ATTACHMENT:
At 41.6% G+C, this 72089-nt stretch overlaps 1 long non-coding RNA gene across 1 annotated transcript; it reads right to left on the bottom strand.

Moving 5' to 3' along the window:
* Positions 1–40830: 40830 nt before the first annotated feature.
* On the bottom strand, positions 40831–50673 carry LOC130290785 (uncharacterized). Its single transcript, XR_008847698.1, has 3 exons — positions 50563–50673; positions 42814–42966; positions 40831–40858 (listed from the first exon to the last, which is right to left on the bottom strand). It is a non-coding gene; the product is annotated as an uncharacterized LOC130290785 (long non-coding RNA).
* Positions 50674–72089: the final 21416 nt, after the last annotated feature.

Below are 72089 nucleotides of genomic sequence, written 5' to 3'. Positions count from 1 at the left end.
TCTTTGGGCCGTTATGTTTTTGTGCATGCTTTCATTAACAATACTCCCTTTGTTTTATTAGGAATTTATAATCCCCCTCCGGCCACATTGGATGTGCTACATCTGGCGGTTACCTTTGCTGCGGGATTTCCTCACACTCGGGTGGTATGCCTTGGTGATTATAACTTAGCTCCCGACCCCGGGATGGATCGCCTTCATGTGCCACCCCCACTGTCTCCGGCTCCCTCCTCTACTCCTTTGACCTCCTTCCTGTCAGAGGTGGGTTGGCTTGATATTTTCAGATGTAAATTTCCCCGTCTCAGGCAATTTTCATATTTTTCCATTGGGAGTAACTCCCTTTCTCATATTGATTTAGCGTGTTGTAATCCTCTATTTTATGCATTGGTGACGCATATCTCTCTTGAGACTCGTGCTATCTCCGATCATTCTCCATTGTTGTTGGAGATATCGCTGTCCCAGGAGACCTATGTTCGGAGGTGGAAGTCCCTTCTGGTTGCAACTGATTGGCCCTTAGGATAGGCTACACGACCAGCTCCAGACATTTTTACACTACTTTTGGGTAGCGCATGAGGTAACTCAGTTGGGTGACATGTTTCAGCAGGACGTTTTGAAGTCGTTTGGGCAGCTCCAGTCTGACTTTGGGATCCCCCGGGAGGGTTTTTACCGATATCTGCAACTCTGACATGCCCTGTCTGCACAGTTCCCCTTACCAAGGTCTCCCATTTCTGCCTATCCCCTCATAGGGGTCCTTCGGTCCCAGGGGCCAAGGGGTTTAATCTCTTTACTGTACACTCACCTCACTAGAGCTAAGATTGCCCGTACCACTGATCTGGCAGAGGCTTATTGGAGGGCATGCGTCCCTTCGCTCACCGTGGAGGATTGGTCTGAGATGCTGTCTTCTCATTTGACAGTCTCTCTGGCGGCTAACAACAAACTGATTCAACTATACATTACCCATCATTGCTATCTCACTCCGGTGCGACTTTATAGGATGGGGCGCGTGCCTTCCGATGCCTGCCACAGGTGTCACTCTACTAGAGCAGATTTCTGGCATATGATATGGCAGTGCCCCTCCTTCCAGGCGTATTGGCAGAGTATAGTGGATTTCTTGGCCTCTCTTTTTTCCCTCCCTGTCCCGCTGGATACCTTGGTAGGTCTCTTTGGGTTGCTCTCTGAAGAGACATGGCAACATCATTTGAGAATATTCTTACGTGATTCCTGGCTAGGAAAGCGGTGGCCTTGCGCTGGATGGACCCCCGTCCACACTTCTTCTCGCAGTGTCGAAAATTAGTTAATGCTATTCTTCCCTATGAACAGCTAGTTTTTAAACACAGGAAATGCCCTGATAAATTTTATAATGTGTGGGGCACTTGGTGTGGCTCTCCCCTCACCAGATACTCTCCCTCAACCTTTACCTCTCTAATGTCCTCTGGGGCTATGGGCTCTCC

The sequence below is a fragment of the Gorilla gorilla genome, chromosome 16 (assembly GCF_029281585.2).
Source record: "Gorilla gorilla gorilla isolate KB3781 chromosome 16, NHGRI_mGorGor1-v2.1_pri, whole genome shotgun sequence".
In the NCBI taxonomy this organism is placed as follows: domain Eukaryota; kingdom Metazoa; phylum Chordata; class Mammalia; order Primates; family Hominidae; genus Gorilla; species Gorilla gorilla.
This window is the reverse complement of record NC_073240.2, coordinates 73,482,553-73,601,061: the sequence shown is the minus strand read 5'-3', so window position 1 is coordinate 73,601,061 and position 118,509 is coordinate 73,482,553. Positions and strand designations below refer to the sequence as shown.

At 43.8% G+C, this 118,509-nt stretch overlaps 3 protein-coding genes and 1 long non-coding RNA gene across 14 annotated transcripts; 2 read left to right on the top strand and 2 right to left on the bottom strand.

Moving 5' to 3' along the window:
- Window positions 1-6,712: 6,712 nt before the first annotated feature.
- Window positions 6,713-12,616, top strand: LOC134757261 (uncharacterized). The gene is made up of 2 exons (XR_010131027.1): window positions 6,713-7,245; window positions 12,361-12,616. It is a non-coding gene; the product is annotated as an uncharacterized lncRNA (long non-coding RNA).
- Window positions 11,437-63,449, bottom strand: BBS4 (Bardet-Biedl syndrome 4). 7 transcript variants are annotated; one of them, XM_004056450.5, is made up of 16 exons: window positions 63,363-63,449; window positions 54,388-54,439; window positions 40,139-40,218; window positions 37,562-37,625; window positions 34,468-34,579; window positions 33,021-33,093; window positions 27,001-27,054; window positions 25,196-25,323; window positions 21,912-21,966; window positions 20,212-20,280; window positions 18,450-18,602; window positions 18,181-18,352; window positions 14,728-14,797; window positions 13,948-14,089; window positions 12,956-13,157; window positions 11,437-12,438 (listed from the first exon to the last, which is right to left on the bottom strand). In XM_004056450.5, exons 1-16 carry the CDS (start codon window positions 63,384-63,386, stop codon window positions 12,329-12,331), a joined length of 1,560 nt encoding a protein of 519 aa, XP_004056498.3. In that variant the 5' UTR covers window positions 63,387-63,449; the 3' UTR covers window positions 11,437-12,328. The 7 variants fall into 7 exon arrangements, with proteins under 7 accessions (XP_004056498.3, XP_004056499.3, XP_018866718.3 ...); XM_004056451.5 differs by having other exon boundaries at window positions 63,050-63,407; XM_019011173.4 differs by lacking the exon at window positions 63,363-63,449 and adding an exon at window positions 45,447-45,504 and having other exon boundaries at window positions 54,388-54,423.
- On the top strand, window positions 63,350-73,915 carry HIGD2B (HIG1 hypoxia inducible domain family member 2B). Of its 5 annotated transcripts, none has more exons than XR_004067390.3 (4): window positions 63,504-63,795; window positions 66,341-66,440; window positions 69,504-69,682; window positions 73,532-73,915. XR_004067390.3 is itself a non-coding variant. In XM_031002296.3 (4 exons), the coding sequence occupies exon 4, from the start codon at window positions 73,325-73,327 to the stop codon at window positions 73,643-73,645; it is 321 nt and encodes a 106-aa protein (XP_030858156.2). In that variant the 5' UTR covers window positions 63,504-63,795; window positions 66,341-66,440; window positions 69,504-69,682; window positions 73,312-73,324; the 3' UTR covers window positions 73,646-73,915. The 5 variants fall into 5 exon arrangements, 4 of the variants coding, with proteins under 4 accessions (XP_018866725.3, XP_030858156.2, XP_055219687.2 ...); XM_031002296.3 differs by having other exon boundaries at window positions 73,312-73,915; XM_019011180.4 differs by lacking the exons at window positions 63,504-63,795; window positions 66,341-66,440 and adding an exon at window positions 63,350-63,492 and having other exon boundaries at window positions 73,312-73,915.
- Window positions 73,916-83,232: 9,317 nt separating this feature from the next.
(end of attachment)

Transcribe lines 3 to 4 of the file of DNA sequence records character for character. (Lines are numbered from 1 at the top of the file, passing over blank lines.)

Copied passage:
* Positions 1–40830: 40830 nt before the first annotated feature.
* On the bottom strand, positions 40831–50673 carry LOC130290785 (uncharacterized). Its single transcript, XR_008847698.1, has 3 exons — positions 50563–50673; positions 42814–42966; positions 40831–40858 (listed from the first exon to the last, which is right to left on the bottom strand). It is a non-coding gene; the product is annotated as an uncharacterized LOC130290785 (long non-coding RNA).